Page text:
EU leaders risk trade tension with carbon border tax plan to shield industry

viernes, 04 de octubre de 2019 | Trading

The new European Union executive risks inflaming international tensions over trade and the environment even before it takes office in November by promising a carbon border tax to shelter its industry from the cost of cutting emissions. 

Previous European Commissions have resisted calls, led by steelmakers and traditionally protectionist France, for a carbon levy on imports to protect Europe’s relatively clean and expensive manufacturers from competition from cheaper production elsewhere.

But fresh momentum has come from increased prices in the EU Emissions Trading System (ETS), the European Union’s flagship instrument for making polluters pay, as well as a rising tide of protectionism led by the United States. 

Until now, the Commission has handed out free ETS permits to tackle industry’s complaints it is subject to “carbon leakage,” the term used to refer to the possibility high EU compliance costs will drive manufacturing to lower-cost parts of the world.

But from 2021, companies will receive fewer free permits, boosting their costs just as they face investing in expensive new technology to enable the EU to reach a goal of climate neutrality by 2050, in line with the Paris Agreement on curbing global warming. 

Some lawyers say the Commission must be prepared to be pulled into trade conflicts or European industry will be destroyed.

“Either the EU prepares itself for and accepts the risk of retaliation or it simply allows other countries to continue with a major artificial advantage which will increasingly destroy EU manufacturing,” Laurent Ruessmann, Brussels-based partner at Fieldfisher law firm, said.

History suggests major powers will respond if the Commission’s proposal ever becomes law. 

The United States, China, Russia and other foreign governments, accused the EU of acting beyond its jurisdiction when it tried to include international aviation in the EU ETS.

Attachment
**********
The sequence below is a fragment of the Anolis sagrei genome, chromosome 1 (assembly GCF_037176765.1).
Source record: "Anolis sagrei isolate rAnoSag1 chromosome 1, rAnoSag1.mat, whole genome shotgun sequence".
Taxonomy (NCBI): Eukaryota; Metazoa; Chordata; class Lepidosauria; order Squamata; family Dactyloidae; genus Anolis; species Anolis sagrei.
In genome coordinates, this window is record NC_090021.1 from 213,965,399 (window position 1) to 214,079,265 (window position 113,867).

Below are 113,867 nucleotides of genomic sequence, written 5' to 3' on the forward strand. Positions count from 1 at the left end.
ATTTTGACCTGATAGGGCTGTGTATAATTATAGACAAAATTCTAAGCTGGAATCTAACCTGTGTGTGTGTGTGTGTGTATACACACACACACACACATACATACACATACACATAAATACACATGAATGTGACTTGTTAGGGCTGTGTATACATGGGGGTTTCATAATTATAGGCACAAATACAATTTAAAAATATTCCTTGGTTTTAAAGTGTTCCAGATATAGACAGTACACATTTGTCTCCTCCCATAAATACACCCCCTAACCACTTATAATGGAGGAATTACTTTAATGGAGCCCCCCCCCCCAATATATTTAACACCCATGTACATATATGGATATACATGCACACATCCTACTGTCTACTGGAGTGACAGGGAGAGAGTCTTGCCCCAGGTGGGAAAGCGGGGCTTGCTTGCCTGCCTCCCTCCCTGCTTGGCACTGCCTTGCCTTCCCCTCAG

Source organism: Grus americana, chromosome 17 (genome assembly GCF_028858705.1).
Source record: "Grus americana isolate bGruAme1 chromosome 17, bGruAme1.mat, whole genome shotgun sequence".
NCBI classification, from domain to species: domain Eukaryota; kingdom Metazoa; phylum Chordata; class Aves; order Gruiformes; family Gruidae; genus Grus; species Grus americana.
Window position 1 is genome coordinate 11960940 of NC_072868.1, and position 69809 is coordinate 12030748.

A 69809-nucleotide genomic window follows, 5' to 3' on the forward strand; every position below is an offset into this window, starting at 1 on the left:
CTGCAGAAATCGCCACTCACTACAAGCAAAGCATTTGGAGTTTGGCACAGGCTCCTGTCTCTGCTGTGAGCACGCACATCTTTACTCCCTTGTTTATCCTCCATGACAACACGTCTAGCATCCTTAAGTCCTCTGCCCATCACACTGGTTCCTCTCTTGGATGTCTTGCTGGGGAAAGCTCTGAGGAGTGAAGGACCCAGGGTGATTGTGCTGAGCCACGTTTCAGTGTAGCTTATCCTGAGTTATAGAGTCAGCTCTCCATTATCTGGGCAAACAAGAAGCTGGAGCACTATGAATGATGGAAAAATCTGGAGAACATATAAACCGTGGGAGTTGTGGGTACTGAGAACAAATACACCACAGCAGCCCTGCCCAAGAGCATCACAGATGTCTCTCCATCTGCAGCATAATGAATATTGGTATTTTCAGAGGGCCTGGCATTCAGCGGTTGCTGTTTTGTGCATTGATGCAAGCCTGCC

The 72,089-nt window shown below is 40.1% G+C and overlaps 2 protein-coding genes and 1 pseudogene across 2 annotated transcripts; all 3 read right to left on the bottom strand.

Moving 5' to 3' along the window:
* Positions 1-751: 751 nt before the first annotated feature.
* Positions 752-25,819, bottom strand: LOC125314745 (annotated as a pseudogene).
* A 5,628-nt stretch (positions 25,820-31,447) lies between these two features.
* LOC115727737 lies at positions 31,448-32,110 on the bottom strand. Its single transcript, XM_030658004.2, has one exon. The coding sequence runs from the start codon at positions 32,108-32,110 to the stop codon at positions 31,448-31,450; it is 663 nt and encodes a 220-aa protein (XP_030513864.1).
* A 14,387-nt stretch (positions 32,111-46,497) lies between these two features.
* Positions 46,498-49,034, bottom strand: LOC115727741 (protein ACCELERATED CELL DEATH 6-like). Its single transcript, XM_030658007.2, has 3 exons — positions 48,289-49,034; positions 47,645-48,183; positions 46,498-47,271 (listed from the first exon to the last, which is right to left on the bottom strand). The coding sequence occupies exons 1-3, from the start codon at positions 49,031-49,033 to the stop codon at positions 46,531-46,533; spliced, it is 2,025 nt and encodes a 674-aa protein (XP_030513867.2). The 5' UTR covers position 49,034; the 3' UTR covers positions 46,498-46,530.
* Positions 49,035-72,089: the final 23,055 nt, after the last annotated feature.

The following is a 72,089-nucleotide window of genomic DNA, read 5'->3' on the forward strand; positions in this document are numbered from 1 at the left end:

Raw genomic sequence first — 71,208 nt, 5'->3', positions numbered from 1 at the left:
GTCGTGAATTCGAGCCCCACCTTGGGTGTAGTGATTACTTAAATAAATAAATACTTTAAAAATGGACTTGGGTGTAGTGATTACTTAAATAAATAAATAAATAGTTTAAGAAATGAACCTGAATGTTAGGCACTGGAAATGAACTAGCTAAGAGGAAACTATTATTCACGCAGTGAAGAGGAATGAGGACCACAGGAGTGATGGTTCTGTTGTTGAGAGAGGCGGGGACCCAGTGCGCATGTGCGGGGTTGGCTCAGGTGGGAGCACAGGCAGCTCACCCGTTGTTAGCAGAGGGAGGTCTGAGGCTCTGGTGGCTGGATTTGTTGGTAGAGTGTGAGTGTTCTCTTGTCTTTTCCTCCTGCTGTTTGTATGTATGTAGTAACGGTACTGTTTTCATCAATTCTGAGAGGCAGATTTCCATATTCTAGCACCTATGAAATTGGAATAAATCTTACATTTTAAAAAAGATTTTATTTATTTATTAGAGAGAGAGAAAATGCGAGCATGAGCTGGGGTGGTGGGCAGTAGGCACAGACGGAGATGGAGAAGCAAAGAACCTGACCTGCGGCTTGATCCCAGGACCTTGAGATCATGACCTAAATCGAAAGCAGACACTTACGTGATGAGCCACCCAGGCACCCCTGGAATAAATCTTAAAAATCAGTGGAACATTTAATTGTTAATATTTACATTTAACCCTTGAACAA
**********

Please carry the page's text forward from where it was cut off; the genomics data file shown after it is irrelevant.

The attempt to charge all aircraft for their pollution led to threats from China to withhold multi-billion-dollar orders for Airbus aircraft, forcing the EU to suspend the law in 2012.

The United States mission in Brussels, which follows EU policy on behalf of the U.S. government, said it had no comment. No-one from the Chinese government could be reached for comment. 

Russian industry leaders said they were introducing their own measures to curb emissions following Russia’s ratification of the Paris climate accord and in principle any EU tax could be discriminatory.

“The ratification of the Paris Agreement, in my opinion, suggests that we cannot be discriminated against,” Alexandra Panina, head of the Russian Council of Electric Power Producers, said.

Panina is also a member of the management board of InterRAO, which supplies power to EU countries, namely the Baltic states. 


Much could depend on the design of any border tax, which so far is entirely unclear and in any case would require years of EU policy-drafting and debate to become law.

In policy guidelines, Ursula von der Leyen, the German president-elect of the new Commission, said she would introduce a carbon border tax, starting with selected sectors. 

Acknowledging possible challenges, she said it “should be fully compliant with World Trade Organization rules”. 

Source: Reuters